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Graduation rates dip for area schools

Graduation rates for the 2013-14 school year fell for Rowan-Salisbury and Kannapolis City school districts after four years of continuous improvement by both school systems.
Rowan-Salisbury’s graduation rate was 80.3 percent, nearly a percentage point lower than the 2012-13 school year’s rate of 81.1 percent.
Of the district’s traditional high schools, Carson and West Rowan’s graduation rates were highest, at 90.2 and 90.1, respectively.
Salisbury High School had the lowest graduation rate of the traditional high schools, at 72.3 percent.
East Rowan’s graduation rate was at 83.5 percent, North’s was 79.3 percent and South’s was at 75.9 percent.
Henderson Independent High School’s graduation rate was 37.5, a decrease of 7.7 percentage points from the 2012-13 school year, but an increase of more than 10 percentage points from the year before that.
Rowan County Early College’s graduation rate remained steady at more than 95 percent.
Carson and West Rowan were also the only two traditional high schools that saw increases in their graduation rates between the 2012-13 school year. Carson’s graduation rate increased 1.3 percentage points, while West Rowan’s graduation rate increased .3 percentage points.
Rowan-Salisbury students who took five years to graduate had a higher percentage of graduating than their peers who completed high school in only four years at all schools except Carson and West Rowan.
Superintendent Dr. Lynn Moody said she wasn’t surprised by last year’s statistics in a press release distributed by the school system.
“Last year was a big transitional year for the Rowan-Salisbury Schools from leadership changes to creating a new direction for student success,” she said.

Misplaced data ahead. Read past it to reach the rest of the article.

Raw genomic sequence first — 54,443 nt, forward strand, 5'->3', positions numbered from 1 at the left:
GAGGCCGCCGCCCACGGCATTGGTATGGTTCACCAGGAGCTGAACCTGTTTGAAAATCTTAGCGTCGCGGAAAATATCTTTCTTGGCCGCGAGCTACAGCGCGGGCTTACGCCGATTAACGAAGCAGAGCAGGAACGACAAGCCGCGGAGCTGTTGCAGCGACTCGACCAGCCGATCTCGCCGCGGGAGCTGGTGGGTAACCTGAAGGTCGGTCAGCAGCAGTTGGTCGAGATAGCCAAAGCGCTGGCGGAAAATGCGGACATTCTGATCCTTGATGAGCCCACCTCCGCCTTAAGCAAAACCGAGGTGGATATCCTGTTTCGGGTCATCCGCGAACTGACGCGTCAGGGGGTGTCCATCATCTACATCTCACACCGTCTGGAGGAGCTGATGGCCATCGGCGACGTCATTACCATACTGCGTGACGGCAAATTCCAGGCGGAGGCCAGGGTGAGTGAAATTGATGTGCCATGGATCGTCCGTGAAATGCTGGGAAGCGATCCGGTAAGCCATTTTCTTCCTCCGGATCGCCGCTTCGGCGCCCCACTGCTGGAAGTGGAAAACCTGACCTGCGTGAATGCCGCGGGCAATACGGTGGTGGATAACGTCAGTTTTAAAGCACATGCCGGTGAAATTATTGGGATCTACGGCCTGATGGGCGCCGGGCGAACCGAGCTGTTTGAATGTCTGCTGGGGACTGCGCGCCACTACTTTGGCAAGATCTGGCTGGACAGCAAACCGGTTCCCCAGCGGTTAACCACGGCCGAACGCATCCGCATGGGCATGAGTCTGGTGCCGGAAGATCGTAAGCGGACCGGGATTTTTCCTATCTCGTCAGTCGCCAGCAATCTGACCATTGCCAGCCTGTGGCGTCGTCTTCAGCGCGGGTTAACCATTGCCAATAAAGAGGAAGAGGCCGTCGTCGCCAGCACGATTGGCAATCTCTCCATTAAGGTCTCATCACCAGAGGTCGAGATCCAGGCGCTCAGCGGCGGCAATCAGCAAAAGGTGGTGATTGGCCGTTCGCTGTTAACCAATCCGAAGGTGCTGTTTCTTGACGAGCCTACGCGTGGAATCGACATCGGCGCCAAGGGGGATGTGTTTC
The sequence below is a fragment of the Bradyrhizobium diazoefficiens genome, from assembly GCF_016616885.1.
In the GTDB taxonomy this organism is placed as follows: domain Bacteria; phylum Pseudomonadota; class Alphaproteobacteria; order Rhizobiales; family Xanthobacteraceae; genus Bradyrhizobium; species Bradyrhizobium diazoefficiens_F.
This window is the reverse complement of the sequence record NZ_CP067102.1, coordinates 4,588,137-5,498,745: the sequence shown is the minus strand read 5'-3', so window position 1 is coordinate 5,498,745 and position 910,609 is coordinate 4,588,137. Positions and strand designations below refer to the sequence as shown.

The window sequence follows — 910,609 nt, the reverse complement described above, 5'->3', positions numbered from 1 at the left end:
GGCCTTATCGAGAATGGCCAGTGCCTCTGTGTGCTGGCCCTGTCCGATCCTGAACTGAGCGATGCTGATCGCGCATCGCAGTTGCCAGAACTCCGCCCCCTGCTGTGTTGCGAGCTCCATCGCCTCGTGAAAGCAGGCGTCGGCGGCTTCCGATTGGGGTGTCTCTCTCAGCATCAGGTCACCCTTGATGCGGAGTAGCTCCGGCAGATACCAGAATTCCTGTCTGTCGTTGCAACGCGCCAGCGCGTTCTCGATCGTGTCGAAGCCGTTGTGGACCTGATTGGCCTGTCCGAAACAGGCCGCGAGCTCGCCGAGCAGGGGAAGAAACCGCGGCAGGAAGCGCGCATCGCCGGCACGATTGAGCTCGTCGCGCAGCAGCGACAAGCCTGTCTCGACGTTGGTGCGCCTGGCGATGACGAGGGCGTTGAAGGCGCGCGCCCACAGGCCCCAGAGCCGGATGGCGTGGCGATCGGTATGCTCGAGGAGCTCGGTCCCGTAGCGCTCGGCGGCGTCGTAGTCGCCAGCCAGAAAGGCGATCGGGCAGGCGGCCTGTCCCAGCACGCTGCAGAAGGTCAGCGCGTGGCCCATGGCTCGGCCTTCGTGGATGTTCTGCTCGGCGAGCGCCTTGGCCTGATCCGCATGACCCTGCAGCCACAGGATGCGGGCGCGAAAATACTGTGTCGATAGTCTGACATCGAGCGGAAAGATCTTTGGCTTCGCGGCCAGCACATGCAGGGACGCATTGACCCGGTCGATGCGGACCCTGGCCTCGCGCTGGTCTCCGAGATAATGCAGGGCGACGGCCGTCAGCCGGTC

“This is basically because there has not been time to implement our new strategic plan – which is the direction we want our district to move towards. Instruction and how instruction is delivered in the classroom basically remained consistent and flowed as it has in past years.”
A.L. Brown High School’s graduation rate dropped from 84.9 percent in the 2012-13 school year to 83.3 percent.
Kannapolis City Schools Superintendent Dr. Pam Cain said she believes one reason for the drop is because of the district’s “transient population.”
It’s “harder to know where students are” in order to help and mentor them, she said.
Cain said the district plans to continue working with students and mentoring them one-on-one to know where students were, find out why they’re dropping out and figure out how to get them back.
“The bottom line for me is whether our students are learning what they need in order to become successful, happy, healthy, and productive citizens. That will continue to be our goal in Kannapolis City Schools,” Cain also said in a press release.

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